Accounts of terrorism, which locate the emergence of the concept in the French Revolution, tend to accept two premises. First, they assume that the concept of terrorism names a particular form of violence. Second, they regard Robespierre as the first practitioner of terrorism, thus suggesting an understanding of the term as state violence. While this article substantiates the second premise by way of a discussion of the first systematic articulation of terrorism by Tallien in 1794, it problematises the first premise through an examination of archival evidence from the period between 1794 and 1797. By identifying a variety of conceptual uses of terrorism as a form of government, political philosophy and political identity, I argue for an expansion of the conceptual space within which terrorism is primarily understood as a form of violent action.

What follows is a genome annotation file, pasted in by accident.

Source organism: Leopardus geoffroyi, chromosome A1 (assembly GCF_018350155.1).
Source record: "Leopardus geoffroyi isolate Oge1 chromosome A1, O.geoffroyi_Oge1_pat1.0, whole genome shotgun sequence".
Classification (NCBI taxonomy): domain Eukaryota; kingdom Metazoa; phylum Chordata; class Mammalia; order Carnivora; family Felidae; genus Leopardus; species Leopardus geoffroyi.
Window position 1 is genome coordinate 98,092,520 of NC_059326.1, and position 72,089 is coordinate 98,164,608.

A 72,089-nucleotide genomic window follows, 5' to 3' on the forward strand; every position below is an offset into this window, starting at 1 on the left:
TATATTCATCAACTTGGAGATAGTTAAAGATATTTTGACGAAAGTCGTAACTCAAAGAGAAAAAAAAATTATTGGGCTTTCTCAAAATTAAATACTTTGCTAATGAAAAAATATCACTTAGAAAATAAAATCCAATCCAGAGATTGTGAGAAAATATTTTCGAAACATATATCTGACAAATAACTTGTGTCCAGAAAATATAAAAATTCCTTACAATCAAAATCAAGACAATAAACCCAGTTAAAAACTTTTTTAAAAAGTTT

- French Revolution
- Russian revolutionaries
ASJC Scopus subject areas
- Political Science and International Relations